22. Petrovsky KSC says:

    Chancentod – Striker who lost his ability to score

    Motzki – Former nickname of mathias sammer. generally refers to players arguing with anybody on and off the pitch nowadays.

  23. Paull says:

    As opposed to “Ampelkarte,” I prefer “Arschkarte,” as Petrovsky KSC has suggested.
    It should be obvious, but refers to the red card, as it is mostly puled from the back pocket.

  24. chris says:

    Isnt SCHTOPENFRUMMFLOPPEN German for bra?

  25. Mark Lovell says:

    Special mention for Herbstmeister. (autumn Champion or pre-Winter Break)

    Only in Germany…

  26. Dermo says:

    Then there was Steffan Kuntz, whose surname appears on a number of German fans’ shirts in the video “Three Lions ’98”. A brilliant piece of mischief.

  27. pedja says:

    5. bombenschuss/ sonntagsschuss – the video doesnt correspond to the term. a ‘sonntagssschuss’ is kinda lucky punch, a shot from no where going in mainly due luck something like this: http://youtu.be/iglbzXtID0w

    only used in austria:
    my absolute favourite ‘gurkerl’ – lit. cucumber, for nutmeg
    or ‘gusterstückerl’ aka ‘schmankerl’ – lit. delicacy, for a sklillful action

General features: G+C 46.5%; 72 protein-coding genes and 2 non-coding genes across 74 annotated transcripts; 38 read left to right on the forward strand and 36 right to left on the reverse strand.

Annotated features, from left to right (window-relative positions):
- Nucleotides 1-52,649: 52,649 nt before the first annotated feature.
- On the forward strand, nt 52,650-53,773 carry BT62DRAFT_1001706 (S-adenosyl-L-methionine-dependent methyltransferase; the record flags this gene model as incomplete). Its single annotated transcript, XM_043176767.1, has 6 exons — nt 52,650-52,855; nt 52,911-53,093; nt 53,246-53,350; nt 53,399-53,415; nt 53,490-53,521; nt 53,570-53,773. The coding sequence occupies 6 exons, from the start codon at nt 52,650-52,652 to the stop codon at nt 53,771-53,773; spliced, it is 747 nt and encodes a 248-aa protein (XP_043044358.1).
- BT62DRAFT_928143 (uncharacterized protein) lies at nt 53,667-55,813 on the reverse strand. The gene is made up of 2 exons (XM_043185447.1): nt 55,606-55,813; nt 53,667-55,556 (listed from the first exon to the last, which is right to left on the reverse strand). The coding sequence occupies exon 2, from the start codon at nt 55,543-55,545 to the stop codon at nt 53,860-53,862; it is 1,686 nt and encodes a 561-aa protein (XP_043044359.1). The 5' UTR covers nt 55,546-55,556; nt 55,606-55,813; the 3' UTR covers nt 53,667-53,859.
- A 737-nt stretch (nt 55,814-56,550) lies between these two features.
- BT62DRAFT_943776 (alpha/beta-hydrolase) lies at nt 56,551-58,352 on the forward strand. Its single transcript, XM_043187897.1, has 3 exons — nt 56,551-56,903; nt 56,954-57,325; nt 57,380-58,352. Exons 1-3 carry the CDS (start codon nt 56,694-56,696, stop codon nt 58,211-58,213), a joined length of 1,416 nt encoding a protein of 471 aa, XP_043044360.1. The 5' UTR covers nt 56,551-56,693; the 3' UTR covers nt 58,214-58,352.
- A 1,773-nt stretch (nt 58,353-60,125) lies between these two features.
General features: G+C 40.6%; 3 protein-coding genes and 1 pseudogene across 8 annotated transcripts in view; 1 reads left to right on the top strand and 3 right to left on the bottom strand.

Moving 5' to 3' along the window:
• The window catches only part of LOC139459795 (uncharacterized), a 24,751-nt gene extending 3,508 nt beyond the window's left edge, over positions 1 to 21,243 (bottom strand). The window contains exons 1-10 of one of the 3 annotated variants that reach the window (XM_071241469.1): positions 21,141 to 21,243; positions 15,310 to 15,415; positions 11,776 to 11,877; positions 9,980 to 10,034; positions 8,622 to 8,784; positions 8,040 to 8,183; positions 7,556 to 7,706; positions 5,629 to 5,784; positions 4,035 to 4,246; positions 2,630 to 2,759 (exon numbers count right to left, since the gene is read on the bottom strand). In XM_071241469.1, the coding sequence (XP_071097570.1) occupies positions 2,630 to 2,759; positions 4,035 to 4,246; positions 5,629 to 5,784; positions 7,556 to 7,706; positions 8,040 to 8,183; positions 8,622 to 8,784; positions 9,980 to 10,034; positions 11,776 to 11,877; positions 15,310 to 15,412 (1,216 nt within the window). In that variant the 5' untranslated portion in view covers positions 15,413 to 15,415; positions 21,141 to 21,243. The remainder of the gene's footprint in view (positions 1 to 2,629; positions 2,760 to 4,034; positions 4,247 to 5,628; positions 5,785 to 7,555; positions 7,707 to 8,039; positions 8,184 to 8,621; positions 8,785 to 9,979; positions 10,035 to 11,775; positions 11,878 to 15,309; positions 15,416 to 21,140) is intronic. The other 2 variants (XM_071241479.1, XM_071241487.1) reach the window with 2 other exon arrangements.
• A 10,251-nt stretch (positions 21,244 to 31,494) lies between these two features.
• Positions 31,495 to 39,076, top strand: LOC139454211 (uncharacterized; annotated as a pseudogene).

‘jud’ – lit. jew, toe-poke (nasty sh*t a bit)
    ‘Fliegengänger’ – lit. flyctacher, a lousy goalkeeper not catching no ball also possible ‘Eiergoalie’- lit. Egggoalkeeper

  28. la vipera # 27 says:

    “scheiberlfuaßboi” lit. “scheiberfussball” – olda mans tikitaka,less running more passing.veterans finest indoor

    “bandenzauber” lit. wallmagic – skilfull indoor football playing

    “stangelpass” (classic!austria only),in german maybe “querlegen”- for those who play pro evo: 3xo. a strong ball flat-bottom parallel to the groundline.

    “gaberln” austrian used for juggling

  29. Wesley says:

    Doppelpack? Two goals for one player.
    Nice and very common one.

  30. Sjakie Meulemans says:

    ‘Glanzparade’ (great save) and ‘Vierenkette’ (the four defenders) are two of my favourites.

  31. Manfred says:

    The most idiotic term and a real plague is calling 3 goals in one game ‘Dreierpack’ instead of calling it a ‘hat trick’ (or is it hat-trick? I’ve read both.), a term used everywhere else in the world except in Germany. Best example: the 3 Goals scored by Hurst in the 1966 Final.
    No hat trick in Germany because they insist on 3 consecutive goals. It gets worse: ever better yet are 3 consecutive goals in one half. To top this idiocy the only real or golden or whatever hat trick is: 3 conscutive goals in one half, but it has to be one shot with the left foot, one with the right foot, and one header.
    As if it isn’t hard enough to score 3 times in one game.

  32. ReinerNiemand says:

    It’s not stupid, but precise.
    A hat trick you described is a “lupenreiner” (=pure even viewed by magnifying lens) Hattrick.
    Germans tend to set impossible standards or themselves, and then they achieve them ;-p.

  33. Is there a Bloemfonteinneintor to describe a ball that is half a metre inside the goal but somehow the officials can’t see it? Also known as a Lampardneintor?